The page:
Ramaprasada Rao, J.
1. The petitioner is a dealer within the meaning of the Tamil Nadu General Sales Tax Act, 1959. On 1st October, 1969, the Deputy Commercial Tax Officer, Thanjavur II, finding that the petitioner was effecting sales of goods in his shop without issuing a bill, issued a notice under Section 46 of the Tamil Nadu General Sales Tax Act, 1959 (hereinafter referred to as 'the Act'), and called upon the petitioner to pay the compounding fee of Rs. 100. This notice was based on the objective satisfaction of the officer that a contravention of Section 45(2)(d) read with Rule 26 of the Rules made under the Act had occurred. The petitioner did pay the compounding fee of Rs. 100 but he filed a revision petition to the Deputy Commissioner of Commercial Taxes under Section 33 of the Act questioning the propriety of the levy of the compounding fee. That was dismissed. A further revision to the Board of Revenue, Madras, was not successful. The petitioner has come up to this court under Article 226 of the Constitution stating that in cases where the statutory authorities decide to exercise their option to demand a composition fee instead of prosecuting the person for the offence with which he is charged, then it is imperative that before any such action is initiated, he should have been directed to do so by the Deputy Commissioner of Commercial Taxes and the Board of Revenue under Rule 53 of the Tamil Nadu General Sales Tax Rules, 1959, and as no such action has been taken in the instant case, the action initiated by the assessing authority and later confirmed by the revisional authorities is illegal and has to be quashed by the issue of a writ of certiorari. Though other legal contentions about the vires or the legality of Section 45 have been raised, they are not pressed before me. The contention is repeated before me by the learned counsel for the petitioner that before any action is taken under Section 46, it should be preceded by a direction for the purpose by the Deputy Commissioner of Commercial Taxes and the Board of Revenue.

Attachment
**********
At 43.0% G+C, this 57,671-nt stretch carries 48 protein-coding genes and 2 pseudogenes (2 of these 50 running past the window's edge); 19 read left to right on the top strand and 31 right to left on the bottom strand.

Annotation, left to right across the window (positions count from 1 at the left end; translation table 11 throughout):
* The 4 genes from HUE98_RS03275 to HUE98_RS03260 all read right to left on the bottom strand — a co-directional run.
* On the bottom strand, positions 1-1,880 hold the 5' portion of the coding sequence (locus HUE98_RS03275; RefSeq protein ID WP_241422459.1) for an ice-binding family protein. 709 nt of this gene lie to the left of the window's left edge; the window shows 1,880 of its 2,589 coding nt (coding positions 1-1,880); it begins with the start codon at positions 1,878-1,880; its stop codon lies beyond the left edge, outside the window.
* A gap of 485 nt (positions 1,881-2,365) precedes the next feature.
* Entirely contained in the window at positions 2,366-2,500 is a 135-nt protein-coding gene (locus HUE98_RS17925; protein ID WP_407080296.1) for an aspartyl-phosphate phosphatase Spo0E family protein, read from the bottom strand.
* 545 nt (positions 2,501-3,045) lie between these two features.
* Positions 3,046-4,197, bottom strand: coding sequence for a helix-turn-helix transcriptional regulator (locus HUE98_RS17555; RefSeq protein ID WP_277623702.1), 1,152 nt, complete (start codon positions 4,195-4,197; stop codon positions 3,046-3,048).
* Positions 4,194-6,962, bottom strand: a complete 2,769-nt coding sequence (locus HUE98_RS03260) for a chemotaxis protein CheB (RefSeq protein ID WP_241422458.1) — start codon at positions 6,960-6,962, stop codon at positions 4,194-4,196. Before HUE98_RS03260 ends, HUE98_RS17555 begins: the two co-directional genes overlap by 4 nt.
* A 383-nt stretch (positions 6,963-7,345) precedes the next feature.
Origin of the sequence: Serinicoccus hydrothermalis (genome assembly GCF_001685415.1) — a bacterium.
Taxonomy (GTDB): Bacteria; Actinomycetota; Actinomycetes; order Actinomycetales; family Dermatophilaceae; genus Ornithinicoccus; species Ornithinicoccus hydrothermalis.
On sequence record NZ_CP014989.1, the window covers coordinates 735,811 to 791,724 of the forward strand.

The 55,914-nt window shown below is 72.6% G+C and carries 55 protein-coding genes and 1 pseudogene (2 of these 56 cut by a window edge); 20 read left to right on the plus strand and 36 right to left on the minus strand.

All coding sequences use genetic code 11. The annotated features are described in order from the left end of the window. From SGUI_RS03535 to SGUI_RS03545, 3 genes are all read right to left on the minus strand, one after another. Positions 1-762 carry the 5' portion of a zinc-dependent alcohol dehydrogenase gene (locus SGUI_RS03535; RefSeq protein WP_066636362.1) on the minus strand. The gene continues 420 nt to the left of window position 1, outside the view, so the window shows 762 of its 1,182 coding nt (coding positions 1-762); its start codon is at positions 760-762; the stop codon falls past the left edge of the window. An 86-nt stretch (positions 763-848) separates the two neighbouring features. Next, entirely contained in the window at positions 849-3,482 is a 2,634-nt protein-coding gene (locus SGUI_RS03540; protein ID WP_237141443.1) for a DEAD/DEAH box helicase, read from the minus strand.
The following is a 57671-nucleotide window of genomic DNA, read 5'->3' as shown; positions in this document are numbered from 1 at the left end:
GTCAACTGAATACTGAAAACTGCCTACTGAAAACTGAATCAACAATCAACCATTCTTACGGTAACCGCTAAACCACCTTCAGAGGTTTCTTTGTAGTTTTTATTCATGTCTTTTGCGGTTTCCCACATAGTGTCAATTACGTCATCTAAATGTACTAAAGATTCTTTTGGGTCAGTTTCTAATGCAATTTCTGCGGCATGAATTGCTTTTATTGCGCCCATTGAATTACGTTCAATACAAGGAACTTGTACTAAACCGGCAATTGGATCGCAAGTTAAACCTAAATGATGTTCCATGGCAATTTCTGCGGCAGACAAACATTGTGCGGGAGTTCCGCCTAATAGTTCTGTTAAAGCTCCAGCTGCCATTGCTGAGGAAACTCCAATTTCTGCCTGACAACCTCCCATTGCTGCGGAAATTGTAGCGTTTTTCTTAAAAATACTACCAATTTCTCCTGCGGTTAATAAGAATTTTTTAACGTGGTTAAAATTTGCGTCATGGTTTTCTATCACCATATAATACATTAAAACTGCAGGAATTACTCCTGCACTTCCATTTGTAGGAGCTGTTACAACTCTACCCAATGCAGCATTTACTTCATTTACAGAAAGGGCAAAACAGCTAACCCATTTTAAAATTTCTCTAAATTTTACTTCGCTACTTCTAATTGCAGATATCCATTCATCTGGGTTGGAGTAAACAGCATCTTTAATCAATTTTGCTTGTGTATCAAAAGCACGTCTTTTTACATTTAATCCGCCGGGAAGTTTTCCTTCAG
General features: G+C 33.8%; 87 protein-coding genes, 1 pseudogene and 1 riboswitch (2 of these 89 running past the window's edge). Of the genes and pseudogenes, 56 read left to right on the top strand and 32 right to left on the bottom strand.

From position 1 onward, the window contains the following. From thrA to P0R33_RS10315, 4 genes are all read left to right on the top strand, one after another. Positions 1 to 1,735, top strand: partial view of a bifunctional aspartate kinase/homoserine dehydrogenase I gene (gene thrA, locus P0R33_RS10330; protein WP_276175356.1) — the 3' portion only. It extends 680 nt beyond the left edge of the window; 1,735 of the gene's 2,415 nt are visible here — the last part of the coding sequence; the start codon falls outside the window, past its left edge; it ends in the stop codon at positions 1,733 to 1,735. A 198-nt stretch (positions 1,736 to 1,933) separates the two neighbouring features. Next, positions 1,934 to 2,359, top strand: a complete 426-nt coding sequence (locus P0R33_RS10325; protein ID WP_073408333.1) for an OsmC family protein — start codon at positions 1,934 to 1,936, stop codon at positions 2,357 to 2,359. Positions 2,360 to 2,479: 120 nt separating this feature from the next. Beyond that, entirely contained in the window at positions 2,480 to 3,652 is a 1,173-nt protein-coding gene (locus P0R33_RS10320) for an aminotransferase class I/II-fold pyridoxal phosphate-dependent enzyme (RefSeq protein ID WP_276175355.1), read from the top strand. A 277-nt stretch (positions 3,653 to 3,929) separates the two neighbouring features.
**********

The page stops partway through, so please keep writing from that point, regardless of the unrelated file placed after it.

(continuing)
2. Section 46 gives an option to the prescribed authority to give to any person who has committed or is reasonably suspected of having committed an offence under the Act, an option to pay within a specified period by way of composition of such an offence, a sum of money as prescribed under Section 46(1)(a) or (b), or to face a prosecution. Offences under the Act are explained in Section 45 and it includes any contravention of any of the provisions of the Act.
3. In the instant case, the petitioner admittedly sold goods without issuing a bill. His explanation that the purchaser went away in a hurry without receiving a bill was accepted. Therefore, the prescribed authority when it caused the inspection of the petitioner's business premises when the above event happened, reasonably suspected the petitioner as having committed an offence under the Act. He gave him the option to pay the compounding fee which was indeed paid by the petitioner. The petitioner's case is that no demand for such a composition fee could be made unless so directed by the Deputy Commissioner of Commercial Taxes and the Board of Revenue. Reliance is placed upon Rule 53 of the Rules made under the Act. Rule 53 runs as follows:
The Assistant Commercial Tax Officer, the Deputy Commercial Tax Officer, the Joint Commercial Tax Officer and the Commercial Tax Officer may exercise the powers specified in Section 46 of the Act subject to the control and direction of the Deputy Commissioner of Commercial Taxes and the Board of Revenue.